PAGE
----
— Landlord Relief (@LandlordRelief) December 14, 2014
Introduction – The Questions of Owning vs. Renting Continued
I once heard a Toronto renter comment that:
“I can pay rent or I can pay interest”.
One pays “interest” through a mortgage. At some point the mortgage will be “paid off” and the house will be owned “free and clear”. “Rent” payments will continue forever. Does this mean that “rent” (in the long run) is more expensive than “interest”? Not necessarily. Remember that “capital has value”. Remember that the “equity” in a home can be tapped for other purposes. I don’t think there is a clear answer to the question of whether “renting” or “owning” makes more sense economically. That said, life is about more than economics. There are many lifestyle, family and emotional issues that impact on the “rent” or “own” decision.
The Economic Analysis …
There are many who presume that owning is always better than renting. Is this always true? Not necessarily. I have explored this question in a variety of posts. There are clear instances where it can make sense to rent rather than to own. Real estate is a capital asset. The question is often how to make best use of your capital. Should your capital be tied up in your home? Should your capital be used for other investments?
Real Estate is a capital asset
Capital has economic value. Capital can be used to “save you money” or to “make you money”. (Recall that old adage: “A penny saved is a penny earned”.)
The capital invested in real estate can be used:
1. Saving you money: If you own a home, the capital in that home is used to save you the expense of renting);
2. Making you money: Capital can be used to invest The return on that investment is income That income can be used to pay your living expenses. Tthat’s why some “boomers” consider selling their home and downsizing). The proceeds of the sale will be invested (making you money). This is possible because the Government of Canada has made the sale of a principal residence a “tax free” capital gain. In Canada you can sell your principal residence, retain that capital, invest that capital and earn income from that capital.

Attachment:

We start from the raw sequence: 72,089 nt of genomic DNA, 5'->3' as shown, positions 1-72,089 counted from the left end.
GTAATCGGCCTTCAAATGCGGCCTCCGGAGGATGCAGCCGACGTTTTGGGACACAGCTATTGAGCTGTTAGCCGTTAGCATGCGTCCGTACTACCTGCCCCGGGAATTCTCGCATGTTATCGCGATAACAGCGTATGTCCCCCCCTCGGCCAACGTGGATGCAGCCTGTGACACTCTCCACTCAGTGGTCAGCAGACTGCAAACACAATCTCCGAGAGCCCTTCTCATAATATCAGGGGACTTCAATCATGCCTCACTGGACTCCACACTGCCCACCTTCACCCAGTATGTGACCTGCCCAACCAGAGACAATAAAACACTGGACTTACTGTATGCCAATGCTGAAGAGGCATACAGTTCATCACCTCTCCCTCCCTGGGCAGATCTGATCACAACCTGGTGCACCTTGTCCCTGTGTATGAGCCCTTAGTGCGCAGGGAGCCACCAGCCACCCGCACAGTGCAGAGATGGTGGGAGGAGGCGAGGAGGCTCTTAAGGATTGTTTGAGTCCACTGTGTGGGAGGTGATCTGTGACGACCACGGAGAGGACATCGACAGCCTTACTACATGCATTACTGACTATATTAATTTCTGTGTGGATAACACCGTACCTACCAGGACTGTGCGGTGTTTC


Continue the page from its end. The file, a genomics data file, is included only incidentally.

Survey found that 24 per cent of Canadians plan to use their home as their primary source of retirement income. http://t.co/klvuhz5ICt
— Landlord Relief (@LandlordRelief) December 14, 2014
That’s why many Canadians will:
A. invest in a principal residence;
B. Allow it to increase in value.
C. Sell it and take the “tax free” capital gain.
D.Downsize and live off the capital.
Note that this strategy works for everybody except U.S. citizens in Canada. U.S. citizens in Canada do NOT receive a tax free capital gain on their principal residence. (In general those Canadians who were born in the United States are burdened with U.S. citizenship. For a U.S. citizen to preserve the capital in his principal residence he must renounce his U.S. citizenship. Interestingly, U.S. citizens in Canada are forced to renounce U.S. citizenship in order to protect their retirement capital.)
To “rent” or “not to rent”, whether tis better to …
The issue from the tenant’s perspective …
In general terms, those who “rent” pay money for the right to “use of the property”. But, the right to “use the property” is different from the cost to “maintain the property”. For example you can rent a house which gives you the right to “use the property”. But the house will require “maintenance costs” (examples include, heat, hydro, taxes … The cost paid to “use the property” is separate from the costs to “maintain the property”.
Rental agreements are generally of two types.